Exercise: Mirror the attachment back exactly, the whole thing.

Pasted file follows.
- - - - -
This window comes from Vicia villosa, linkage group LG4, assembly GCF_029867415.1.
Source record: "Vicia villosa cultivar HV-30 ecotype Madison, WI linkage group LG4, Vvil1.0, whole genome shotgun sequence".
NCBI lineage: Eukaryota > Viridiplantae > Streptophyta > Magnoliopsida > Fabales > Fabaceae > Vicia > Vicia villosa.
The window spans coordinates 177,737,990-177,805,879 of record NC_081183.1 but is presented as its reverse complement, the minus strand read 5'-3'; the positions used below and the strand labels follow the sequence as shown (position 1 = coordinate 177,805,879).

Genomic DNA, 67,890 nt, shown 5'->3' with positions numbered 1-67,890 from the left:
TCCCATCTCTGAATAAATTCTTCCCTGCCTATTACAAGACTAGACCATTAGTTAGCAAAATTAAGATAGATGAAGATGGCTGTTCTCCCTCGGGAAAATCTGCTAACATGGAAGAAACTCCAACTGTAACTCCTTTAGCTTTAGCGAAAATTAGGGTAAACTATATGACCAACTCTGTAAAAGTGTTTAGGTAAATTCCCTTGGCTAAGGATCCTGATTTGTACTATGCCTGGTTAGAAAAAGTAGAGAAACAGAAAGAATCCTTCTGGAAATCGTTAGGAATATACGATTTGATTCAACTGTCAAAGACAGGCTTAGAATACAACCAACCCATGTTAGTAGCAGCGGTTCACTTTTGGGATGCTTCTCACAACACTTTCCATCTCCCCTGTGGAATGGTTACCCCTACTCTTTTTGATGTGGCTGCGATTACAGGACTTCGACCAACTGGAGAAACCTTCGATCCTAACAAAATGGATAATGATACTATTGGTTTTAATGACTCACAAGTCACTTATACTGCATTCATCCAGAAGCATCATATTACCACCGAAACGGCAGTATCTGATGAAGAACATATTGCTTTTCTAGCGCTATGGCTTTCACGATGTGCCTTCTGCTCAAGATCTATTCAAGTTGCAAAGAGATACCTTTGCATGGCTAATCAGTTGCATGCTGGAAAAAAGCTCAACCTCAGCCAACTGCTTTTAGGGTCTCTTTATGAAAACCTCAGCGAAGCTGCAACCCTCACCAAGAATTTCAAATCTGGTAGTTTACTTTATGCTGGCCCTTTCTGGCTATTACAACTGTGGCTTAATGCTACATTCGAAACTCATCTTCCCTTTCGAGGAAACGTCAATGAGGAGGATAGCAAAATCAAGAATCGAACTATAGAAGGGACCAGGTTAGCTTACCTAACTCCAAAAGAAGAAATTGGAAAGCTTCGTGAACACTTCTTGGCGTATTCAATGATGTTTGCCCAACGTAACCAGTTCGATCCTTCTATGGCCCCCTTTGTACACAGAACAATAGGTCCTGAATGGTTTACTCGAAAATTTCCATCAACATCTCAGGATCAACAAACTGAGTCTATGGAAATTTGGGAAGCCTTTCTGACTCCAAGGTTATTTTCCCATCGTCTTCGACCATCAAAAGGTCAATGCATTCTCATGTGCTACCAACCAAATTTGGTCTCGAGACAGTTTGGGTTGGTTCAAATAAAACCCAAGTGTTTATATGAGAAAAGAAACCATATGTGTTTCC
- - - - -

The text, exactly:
This window comes from Vicia villosa, linkage group LG4, assembly GCF_029867415.1.
Source record: "Vicia villosa cultivar HV-30 ecotype Madison, WI linkage group LG4, Vvil1.0, whole genome shotgun sequence".
NCBI lineage: Eukaryota > Viridiplantae > Streptophyta > Magnoliopsida > Fabales > Fabaceae > Vicia > Vicia villosa.
The window spans coordinates 177,737,990-177,805,879 of record NC_081183.1 but is presented as its reverse complement, the minus strand read 5'-3'; the positions used below and the strand labels follow the sequence as shown (position 1 = coordinate 177,805,879).

Genomic DNA, 67,890 nt, shown 5'->3' with positions numbered 1-67,890 from the left:
TCCCATCTCTGAATAAATTCTTCCCTGCCTATTACAAGACTAGACCATTAGTTAGCAAAATTAAGATAGATGAAGATGGCTGTTCTCCCTCGGGAAAATCTGCTAACATGGAAGAAACTCCAACTGTAACTCCTTTAGCTTTAGCGAAAATTAGGGTAAACTATATGACCAACTCTGTAAAAGTGTTTAGGTAAATTCCCTTGGCTAAGGATCCTGATTTGTACTATGCCTGGTTAGAAAAAGTAGAGAAACAGAAAGAATCCTTCTGGAAATCGTTAGGAATATACGATTTGATTCAACTGTCAAAGACAGGCTTAGAATACAACCAACCCATGTTAGTAGCAGCGGTTCACTTTTGGGATGCTTCTCACAACACTTTCCATCTCCCCTGTGGAATGGTTACCCCTACTCTTTTTGATGTGGCTGCGATTACAGGACTTCGACCAACTGGAGAAACCTTCGATCCTAACAAAATGGATAATGATACTATTGGTTTTAATGACTCACAAGTCACTTATACTGCATTCATCCAGAAGCATCATATTACCACCGAAACGGCAGTATCTGATGAAGAACATATTGCTTTTCTAGCGCTATGGCTTTCACGATGTGCCTTCTGCTCAAGATCTATTCAAGTTGCAAAGAGATACCTTTGCATGGCTAATCAGTTGCATGCTGGAAAAAAGCTCAACCTCAGCCAACTGCTTTTAGGGTCTCTTTATGAAAACCTCAGCGAAGCTGCAACCCTCACCAAGAATTTCAAATCTGGTAGTTTACTTTATGCTGGCCCTTTCTGGCTATTACAACTGTGGCTTAATGCTACATTCGAAACTCATCTTCCCTTTCGAGGAAACGTCAATGAGGAGGATAGCAAAATCAAGAATCGAACTATAGAAGGGACCAGGTTAGCTTACCTAACTCCAAAAGAAGAAATTGGAAAGCTTCGTGAACACTTCTTGGCGTATTCAATGATGTTTGCCCAACGTAACCAGTTCGATCCTTCTATGGCCCCCTTTGTACACAGAACAATAGGTCCTGAATGGTTTACTCGAAAATTTCCATCAACATCTCAGGATCAACAAACTGAGTCTATGGAAATTTGGGAAGCCTTTCTGACTCCAAGGTTATTTTCCCATCGTCTTCGACCATCAAAAGGTCAATGCATTCTCATGTGCTACCAACCAAATTTGGTCTCGAGACAGTTTGGGTTGGTTCAAATAAAACCCAAGTGTTTATATGAGAAAAGAAACCATATGTGTTTCC